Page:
Stringfellow Barr

Stringfellow Barr (b. January 15 1897, Suffolk, Virginia - February 3 1982, Alexandria, Virginia) was a historian, author, and former president of St. John's College in Annapolis, Maryland, where he, together with Scott Buchanan, instituted the Great Books curriculum.

Barr was the editor of Virginia Quarterly Review from 1931-1937. [cite web|url=http://www.vqronline.org/page.php/prmID/2|title=About VQR|publisher=Virginia Quarterly Review|accessdate=2008-06-20] He established and was president of the Foundation for World Government from 1948 to 1958. In the 1950s he taught classics at Rutgers College in Newark, New Jersey. Two of his books, "The Will of Zeus" and "The Mask of Jove" deal with the Greeks and Romans, respectively. His nickname was "Winkie" ref|time.

In a 1951 "New York Post" column, Arthur Schlesinger, Jr. mocked Barr as belonging to the "solve-the-Russian-problem-by-giving-them-money school," and said, of him and two others, "None of these gentlemen is a Communist, but none of them objects very much to Communism. They are the Typhoid Marys of the left, bearing the germs of the infection even if not suffering obviously from the disease."ref|navasky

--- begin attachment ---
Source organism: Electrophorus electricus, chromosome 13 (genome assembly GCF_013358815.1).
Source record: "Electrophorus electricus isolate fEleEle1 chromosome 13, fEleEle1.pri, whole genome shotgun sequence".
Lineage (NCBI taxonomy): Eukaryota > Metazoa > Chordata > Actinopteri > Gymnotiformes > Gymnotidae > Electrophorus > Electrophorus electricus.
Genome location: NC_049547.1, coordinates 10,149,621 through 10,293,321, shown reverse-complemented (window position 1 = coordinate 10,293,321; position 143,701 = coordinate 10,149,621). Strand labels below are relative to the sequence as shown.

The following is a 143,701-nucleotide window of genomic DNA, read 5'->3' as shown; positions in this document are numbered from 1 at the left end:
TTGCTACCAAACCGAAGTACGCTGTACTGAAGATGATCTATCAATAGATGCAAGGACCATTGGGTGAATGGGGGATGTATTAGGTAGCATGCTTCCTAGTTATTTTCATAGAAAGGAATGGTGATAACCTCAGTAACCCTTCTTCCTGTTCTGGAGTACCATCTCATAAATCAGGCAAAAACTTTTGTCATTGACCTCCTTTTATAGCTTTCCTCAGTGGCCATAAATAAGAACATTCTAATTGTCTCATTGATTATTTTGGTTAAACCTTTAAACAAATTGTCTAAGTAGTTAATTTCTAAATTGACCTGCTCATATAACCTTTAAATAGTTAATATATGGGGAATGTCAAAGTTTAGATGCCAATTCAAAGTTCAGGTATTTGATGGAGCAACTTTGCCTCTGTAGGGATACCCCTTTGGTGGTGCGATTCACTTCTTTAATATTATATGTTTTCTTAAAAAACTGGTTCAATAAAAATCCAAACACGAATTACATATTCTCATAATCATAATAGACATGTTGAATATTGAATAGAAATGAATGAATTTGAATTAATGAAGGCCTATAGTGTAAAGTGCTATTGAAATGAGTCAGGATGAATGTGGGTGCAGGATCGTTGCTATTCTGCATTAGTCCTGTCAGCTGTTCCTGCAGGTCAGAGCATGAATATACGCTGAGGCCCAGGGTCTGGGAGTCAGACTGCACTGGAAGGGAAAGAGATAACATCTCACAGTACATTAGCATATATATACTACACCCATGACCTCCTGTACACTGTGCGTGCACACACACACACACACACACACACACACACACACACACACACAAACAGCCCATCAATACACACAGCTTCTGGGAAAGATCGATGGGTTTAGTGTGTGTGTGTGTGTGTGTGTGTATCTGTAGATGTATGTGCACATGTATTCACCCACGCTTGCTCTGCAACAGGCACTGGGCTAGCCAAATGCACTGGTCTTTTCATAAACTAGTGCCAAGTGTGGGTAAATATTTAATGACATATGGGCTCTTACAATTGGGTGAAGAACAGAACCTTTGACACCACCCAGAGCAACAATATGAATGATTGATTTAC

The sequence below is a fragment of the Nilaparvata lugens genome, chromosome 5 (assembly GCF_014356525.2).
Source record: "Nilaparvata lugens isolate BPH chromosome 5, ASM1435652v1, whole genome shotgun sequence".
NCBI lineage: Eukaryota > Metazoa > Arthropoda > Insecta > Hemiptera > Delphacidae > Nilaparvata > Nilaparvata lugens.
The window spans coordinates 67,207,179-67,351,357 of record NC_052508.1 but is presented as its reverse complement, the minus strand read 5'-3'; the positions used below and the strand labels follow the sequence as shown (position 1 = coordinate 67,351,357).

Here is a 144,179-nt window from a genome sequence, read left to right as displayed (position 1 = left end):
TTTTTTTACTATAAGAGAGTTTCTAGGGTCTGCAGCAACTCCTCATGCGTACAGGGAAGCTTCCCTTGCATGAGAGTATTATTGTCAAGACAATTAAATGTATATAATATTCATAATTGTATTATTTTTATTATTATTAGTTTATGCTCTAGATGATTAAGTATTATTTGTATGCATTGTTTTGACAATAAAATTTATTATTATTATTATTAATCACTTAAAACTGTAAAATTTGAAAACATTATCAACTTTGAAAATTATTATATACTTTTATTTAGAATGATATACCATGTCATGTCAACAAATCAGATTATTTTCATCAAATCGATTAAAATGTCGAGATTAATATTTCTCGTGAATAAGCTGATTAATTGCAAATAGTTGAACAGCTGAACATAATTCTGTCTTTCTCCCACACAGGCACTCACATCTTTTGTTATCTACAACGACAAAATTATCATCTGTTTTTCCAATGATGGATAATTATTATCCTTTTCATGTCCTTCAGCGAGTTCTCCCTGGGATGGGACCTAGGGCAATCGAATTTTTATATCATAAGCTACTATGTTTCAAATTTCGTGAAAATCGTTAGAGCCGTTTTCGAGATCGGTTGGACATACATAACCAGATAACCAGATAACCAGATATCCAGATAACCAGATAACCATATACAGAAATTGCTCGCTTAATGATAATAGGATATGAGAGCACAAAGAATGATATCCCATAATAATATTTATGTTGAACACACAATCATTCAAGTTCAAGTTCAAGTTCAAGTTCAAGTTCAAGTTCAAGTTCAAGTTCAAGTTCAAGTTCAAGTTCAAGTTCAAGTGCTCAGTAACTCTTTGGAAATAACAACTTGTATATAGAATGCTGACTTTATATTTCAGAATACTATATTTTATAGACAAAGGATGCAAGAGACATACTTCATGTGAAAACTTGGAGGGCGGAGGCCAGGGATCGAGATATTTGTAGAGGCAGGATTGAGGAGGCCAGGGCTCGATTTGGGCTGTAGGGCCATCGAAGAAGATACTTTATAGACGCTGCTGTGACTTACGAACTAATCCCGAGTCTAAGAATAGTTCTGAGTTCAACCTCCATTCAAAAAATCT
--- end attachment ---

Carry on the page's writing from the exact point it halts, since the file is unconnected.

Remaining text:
In 1958, Barr said (ironically)::Many observers here and abroad note a kind of higher illiteracy in our college graduates. But we like it that way. In our cars we like horsepower; in our studies we like slow-motion and low-gear. In education the intellectually second-rate does not shock us. To insist on the first-rate would be arrogant. Anyhow, if we are so second-rate, how come we are the richest nation in recorded history and the fattest people on earth?In 1959, Barr was one of a number of signatories to a petition asking the U. S. Congress to abolish the House Committee on Unamerican Activities. Other notable signatories included Eleanor Roosevelt and Reinhold Niebuhr.

Barr was a multidimensional person who wrote "The Kitchen Garden Book" (New York: Viking Press, 1956) with Stella Standard. The "Kitchen Garden" is a manual on growing and cooking common vegetables.

"New York Times" reviewer Edmund Fuller called his 1958 novel, "Purely Academic," "bitterly hilarious," "sadistically satirical," and "funny and appalling." ref|fuller

Notes

# " [http://jcgi.pathfinder.com/time/magazine/article/0,9171,887097,00.html Colonist] ", Time Magazine, August 19, 1946.
# Navasky, Victor, 1980; "Naming Names"; p. 54 of the 2003 reprint by Hill and Wang; ISBN 0-8090-0183-7

References

#Barr, Stringfellow. "American National Biography". 2:222-224 (1999)
# Edward Fuller, "In the Groves of Academe Without a Compass," The New York Times January 5 1958, p. BR4

ee also

*Liberal Arts, Inc.


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